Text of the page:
Reply
  • Jamie January 24, 2011, 3:04 pm

    That sounds like a great recipe for Salmon. I have been looking for some new ways for dry curing. Thanks

    Reply
    • ChefBear58 January 25, 2011, 12:49 am

      Your welcome! It also works pretty good on catfish, stripped bass, red drum and cobia if you do a low-temp “hot smoke” to set the cure. Those are just a few that I have tried, because they are native species around here. Should work with just about any fish you want to use though… one of my buddies uses bream, but I’ll wait till I HAVE to eat brim before I try it!

      Reply
      • ChefBear58 January 25, 2011, 12:51 am

        Forgot…. I have used rainbow, brook, and gray trout to

        Reply
  • Jamie January 25, 2011, 4:42 pm

    Thanks again Chef. Idaho has lots of trout and steelhead plus Catfish, Bass and Perch.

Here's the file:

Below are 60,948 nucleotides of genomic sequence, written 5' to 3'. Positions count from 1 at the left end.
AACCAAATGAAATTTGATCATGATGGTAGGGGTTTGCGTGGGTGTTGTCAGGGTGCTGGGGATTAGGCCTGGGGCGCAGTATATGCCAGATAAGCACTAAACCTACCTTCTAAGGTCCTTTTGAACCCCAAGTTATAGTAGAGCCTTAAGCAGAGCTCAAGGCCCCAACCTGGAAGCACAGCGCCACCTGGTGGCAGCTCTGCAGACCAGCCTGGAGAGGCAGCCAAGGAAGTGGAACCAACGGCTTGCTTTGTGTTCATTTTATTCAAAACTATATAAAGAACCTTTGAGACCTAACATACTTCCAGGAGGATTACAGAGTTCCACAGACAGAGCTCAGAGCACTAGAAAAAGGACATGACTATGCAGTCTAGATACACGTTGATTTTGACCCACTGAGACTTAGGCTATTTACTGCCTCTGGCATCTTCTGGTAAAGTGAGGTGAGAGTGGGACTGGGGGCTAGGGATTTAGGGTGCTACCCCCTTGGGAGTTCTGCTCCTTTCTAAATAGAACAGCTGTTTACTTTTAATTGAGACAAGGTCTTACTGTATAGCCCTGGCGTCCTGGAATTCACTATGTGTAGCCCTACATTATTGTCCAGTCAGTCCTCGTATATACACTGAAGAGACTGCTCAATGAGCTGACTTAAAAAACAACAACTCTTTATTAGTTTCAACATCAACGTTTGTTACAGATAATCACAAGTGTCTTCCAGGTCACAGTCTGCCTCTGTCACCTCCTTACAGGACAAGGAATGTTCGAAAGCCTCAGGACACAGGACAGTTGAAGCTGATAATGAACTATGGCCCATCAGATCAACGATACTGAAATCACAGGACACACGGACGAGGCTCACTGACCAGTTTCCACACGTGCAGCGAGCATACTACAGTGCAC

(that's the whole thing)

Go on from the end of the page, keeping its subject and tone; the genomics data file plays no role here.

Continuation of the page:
I think I’m getting better at smoking so next skill to try salting and drying meats. This article hit at just the right time.

    Reply
    • ChefBear58 January 26, 2011, 12:58 am

      Thank you, the next one in the series covers salting. I went into detail about salting fish, because it is a bit easier to explain than other types of meat but the basics are the same for all of them.

      I haven’t tried curing perch, a friend of mine made cured & smoked white perch one time… it was OK, not great, not horrible. I am not a big fan of perch because in my opinion it has a pretty strong flavor as apposed to other fish, and I tend to experience a “funky” after-taste whenever I eat it. However it should do fine if you like it, and if things get bad folks will probably be eating shiners (minnows) and chubs! Bass might pose a slight problem with the curing if you don’t smoke it, because of the texture or “flake” of the meat and how delicate it is. Be careful when placing the fillets on your rack (or whatever you use to cure on) so that you don’t open the grain of the meat, if you do be sure to put some of the cure into the split. The reason for this is that you are creating a protective coating to block pathogens, oxygen, ect. from entering the meat, if there is an open place for these contaminants to enter it could potentially ruin the meat.